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--------__n__--1 A MAD BETROTHAL;…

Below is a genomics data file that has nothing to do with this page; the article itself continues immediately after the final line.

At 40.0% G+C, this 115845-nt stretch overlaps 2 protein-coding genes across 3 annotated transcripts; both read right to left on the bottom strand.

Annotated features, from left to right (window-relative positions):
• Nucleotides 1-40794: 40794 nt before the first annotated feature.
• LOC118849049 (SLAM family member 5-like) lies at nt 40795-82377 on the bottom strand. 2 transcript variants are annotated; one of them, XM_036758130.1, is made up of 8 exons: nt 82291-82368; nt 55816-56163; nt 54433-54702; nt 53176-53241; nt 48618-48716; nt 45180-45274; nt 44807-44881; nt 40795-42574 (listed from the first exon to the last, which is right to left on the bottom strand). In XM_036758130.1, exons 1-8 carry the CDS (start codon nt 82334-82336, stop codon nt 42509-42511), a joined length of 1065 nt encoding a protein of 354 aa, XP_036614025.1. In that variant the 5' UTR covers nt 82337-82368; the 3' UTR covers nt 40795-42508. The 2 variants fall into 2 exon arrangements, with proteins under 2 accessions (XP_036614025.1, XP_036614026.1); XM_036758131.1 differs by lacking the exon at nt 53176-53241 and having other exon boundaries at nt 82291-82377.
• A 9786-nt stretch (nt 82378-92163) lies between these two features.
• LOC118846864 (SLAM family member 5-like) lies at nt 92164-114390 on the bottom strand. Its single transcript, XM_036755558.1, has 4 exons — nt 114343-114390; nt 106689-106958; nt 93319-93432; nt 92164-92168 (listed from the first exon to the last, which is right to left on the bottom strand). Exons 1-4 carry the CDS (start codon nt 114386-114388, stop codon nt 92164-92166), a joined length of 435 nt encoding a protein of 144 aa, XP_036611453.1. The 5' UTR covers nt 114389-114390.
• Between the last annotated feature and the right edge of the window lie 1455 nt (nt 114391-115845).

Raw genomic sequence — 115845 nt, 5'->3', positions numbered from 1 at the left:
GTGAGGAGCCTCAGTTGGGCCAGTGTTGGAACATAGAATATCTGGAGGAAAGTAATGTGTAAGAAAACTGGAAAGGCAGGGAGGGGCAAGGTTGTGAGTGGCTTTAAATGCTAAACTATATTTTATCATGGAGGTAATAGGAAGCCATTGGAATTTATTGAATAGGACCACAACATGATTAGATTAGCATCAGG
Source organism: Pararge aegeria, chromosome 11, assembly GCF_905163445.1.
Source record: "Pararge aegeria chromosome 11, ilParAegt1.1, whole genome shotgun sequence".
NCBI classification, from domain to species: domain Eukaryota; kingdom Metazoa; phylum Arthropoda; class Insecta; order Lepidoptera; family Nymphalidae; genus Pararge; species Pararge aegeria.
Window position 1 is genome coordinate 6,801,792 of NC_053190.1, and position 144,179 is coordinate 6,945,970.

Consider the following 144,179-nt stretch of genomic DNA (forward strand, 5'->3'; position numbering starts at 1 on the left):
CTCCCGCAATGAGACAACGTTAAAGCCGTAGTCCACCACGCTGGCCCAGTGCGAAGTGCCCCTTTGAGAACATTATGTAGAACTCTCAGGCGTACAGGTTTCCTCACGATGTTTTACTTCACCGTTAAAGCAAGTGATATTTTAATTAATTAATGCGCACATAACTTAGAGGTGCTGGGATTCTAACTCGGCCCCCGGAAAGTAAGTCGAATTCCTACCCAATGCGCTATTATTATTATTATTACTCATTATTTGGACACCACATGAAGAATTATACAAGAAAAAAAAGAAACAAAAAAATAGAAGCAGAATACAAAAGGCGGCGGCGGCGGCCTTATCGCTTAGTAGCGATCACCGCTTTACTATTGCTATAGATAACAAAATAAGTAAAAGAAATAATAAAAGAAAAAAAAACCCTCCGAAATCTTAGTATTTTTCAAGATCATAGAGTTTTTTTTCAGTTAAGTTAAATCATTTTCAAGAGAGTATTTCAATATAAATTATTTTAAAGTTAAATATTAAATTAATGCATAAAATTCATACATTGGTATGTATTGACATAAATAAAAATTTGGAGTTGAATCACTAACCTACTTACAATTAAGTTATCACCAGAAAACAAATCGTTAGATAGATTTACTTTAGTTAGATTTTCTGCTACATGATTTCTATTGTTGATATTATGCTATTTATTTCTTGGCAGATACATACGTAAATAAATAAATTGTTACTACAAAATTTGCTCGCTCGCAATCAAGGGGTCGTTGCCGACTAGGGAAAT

__n_ 1 A MAD BETROTHAL; l OR, NADINE'S VOW. BY LAURA JEAN LIBBEY, Author of Parted by Fate," Florabel'a Lover, "lone," etc. CHAPTER XXXIII. THE HASTY TRIP TO EUROPE. IT was a beautiful day on which the Corinthia set sail; the sky was blue overhead, and the waves were dimpling and smiling under the beams of the were dimpling and smiling under the beams of the golden sunshine. Mr. Renwick, the artist, was in a fever of excitement to hurry his friend Wetherell aboard, and, once there, to watch on deck for the arrival of his inamorata. I will leave you to your reflections for a little i while," said Wetherell. I am going to the other end of the deck to smoke a cigar. If I see them coming, I will call you." When the steamer was under full headway the young artist came anxiously to Wetherell, saying Early as we were here, they must have reached the steamer in advance of us. I did not see them come on." Perhaps they were left. Such mishaps have occurred often enough," said Wetherell; but he rather repented the words when he saw the ex- pression of his friend's face, and he thought of the words, "Hope deferred maketh the heart sick." "Cheer up my dear fellow. That was merely a surmise of mine," he added. Ten to one you will come face to face with the young lady in the cabin or on deck before we are three hours out oi port." Renwick's gloomy face brightened. I can but hope so," he replied but even as he spoke an exclamation of exultation broke from his lips" Ah he said, in a low, ex- cited undertone, I caught a glimpse, of tb- dragon of a duenna. MJ- lllU!r .e *,u,^tt.grouna. bhe caught just one glimpse of me, and I could have sworn that she turned white with amazement and indignation. But I shall not care for her espionage if I am living in the same atmosphere with that charm- ing girl. I hope I do not bore you with this love affair of mine," he added, quickly. "A thou- sand pardons if I do, old fellow." "By no means," returned Wetherell. "On the contrary, I cannot help feeling interested, as I told you before." "By the by," said Renwick, thoughtfully what became of that young girl that you used to be always talking about in the old college days? Being out of New York so long I have lost the run of affairs. You know it is nearly three years since we parted, Wetherell." Will you feel offended if I say I would rather not speak of that matter? I will give confidence for confidence a little later on, but not now." Forgive me if I have opened an old wound. Try and forget." Try — and — forget," murmured Wetherell, as he walked slowly to the other end of the deck, and paced' up and down. "Would to Heaven I could-but I cannot waking or sleeping the face of Nadine is ever before Hie." It was some diversion from his own sorrow to watch the progress of his friend's love affair, and he certainly hoped most sincerely that it would not have as disastrous a finale as his own. The sunlit day passed, and the gloaming, which falls early on the water, soon deepened into night. The stars came out one by one and fixed themselves in the heavens, mirroring them- selves in the dancing waves below. The words occurred to Wetherell as he paced the deck: Ten thousand stars were in the sky, Ten thousand in the sea." He was startled from his reverie by the rapid approach of his friend Renwick. There was a broad smile on his friend's face, and the light in his eyes betokened the best of humour. "Fortune has favoured me," he cried. "I have seen that charming girl and spoken to her. The ice is broken at last. Would it in- terest you to know how it came about ? "Certainly," said Wetherell, good-naturedly. "I was walking through the ladies' cabin, thinking of her, when suddenly she appealed before me. It was a case of 'Think of angels and you will hear the rustle of their wings.' And, at that propitious moment, the vessel gave a lurch lur-vaid, precipitating the young lady directly into my arms. I beg your pardon,' she said, simply; this is the first time I have been on the ocean. .1 have not gotten used yet to the swaying motion of the vessel.' "Without waiting for a reply she went ou: I am in search of the stewardess. My aunt is very ill. I fear she will be obliged to keep in her state-room the entire trip.' "If she bad glanced up she would have seen the delight in my face which I auxi- ously strove to conceal not delight that the lynx-eyed duenna was sea-sick, of course, but enraptured over the prospect that she would be kept, in her room during the trip. Here was my op; 01 tiuiitj'. Surely fate had had a hand in thid. I offered my services at once to fetch the stewardess to her, if she would but take a seat just where she was, and she gladly consented, thanking me for my trouble, as she called it, in the prettiest and most unaffected way imagina- ble. She little dreamed what a pleasure it was to me to aid her in any possible way. Why, Wetherell, a man could die for such a divine girl as that, I assure you. There is one thing that makes me a trifle disheartened," he went on, "and that is, she does not seem to be in the slightest degree attracted toward me. I met her on the deck since that, and her eyes and manner gave me no encouragement to stop and talk, and with a bow I passed on. It is clear to me that love at first sight is not bound to be reciprocal; she will not be easily won." Faint heart ne'er won fair lady," quoted Wetherell.You will have plenty of time to see the young lady during the next eight or nine days we are out." But this assurance did not prove correct. A week passed, and much to Renwick's discomfiture, the young, lady did not put in an appear- ance. He bribed the stewardess and one of the waiters to find out if she, too, were ill, and if so, to convey his most profound sympathy. But no, she was perfectly well, he learned, and she was keeping her aunt company, having their meals served together in her aunt's state-room. It is evident I must commence the siege by making friends with the aunt," he told Wetherell, ruefully, one day. "Because she cannot get out she keeps the girl a close prisoner too." As often as courtesy and decorum would per- mit, he sent most solicitous messages to the aunt, until at last Hester Burns became somewhat curious. "It is the young artist, you say, Nadine?" she inquired, curiously. "Now what interest can he have in my welfare, to send three times a day to inquire if I am better or not ? I tell you, Nadine, the man is in love, and with you. Do not look so shocked, my dear. Is there any- thing so surprising in that ? You are young, fair, clever—what more natural than that you should have captured this young man's susceptible heart ? Do not talk about it, aunt; I-I cannot bear it. It seems dreadful to mention any other man except Gilbert in the same breath with love and myself." "As for Gilbert, the sooner you cease think- ing of him in connection with love, the better," retorted her aunt slowly. "He is like all men false and fickle." Nadine looked at her curiously. You used to like Gilbert, aunt," she said. How strange it seems that in the last ten days your opinion of him has changed so mate- rially. Aunt Hester turned away from those keen, young, scrutinising eyes, and flushed a dull red. She meant to keep her own counsel. Nadine's pride should never be humbled, and her heart bled afresh by the knowledge that she had written to Gilbert Wetherell, admitting that her niece still loved him, and urging him to come on to Glen Farm, where Nadine was, and that he had ignored her letter completely. What she does know won't hurt her," she had told herself. It was great grief to her to see Nadine droop and fade day by day before her very eyes. "The girl is breaking her heart over him, and I can do nothing," she sighed, bitterly. Then came the thought of taking Nadine abroad. Nothing assuages the grief of disappointed love like time and absence," she thought. The appearance of the handsome young artist at Glen Farm, and his open glance of admira- tion as he looked at Nadine, annoyed her. She was glad Nadine did not perceive his admira- tion. His face was the first one she had encountered on stepping on board the steamer. Now, is this purely accidental," thought Hester, angrily, "or has that man followed Nadine, having heard that we were to sail on this steamer ? When she heard of Nadine's encounter with him in the cabin, she had broached the subject of his having fallen in love with her to Nadine in a roundabout manner, ending by warning her to have as little to say to him as possible. But this injunction was scarcely needed. Nadine had no desire to encourage ever so slightly the attentions of this handsome, young stranger. It was quite as much for this reason as any other that she kept her aunt company, refraining from appearing on deck. At length Renwick could endure this state of affairs no longer. "I must see her!" he declared to himself, "I shall see her before another day_r— P,ilt- I- —-— no to accomplish it when she shut herself up in the state-room with a grim, old aunt, never appearing on either deck, or in the cabin ? It was certainly a difficult problem to solve. He had concluded to write her a polite little note, begging her to come on deck a few moments that afternoon, and criticise a sketch he was making from memory, of the old farm- house and the shady porch, on which a young girl sat, that young girl being herself. Of course, natural curiosity would be sure to bring her from her state-room to look at the picture.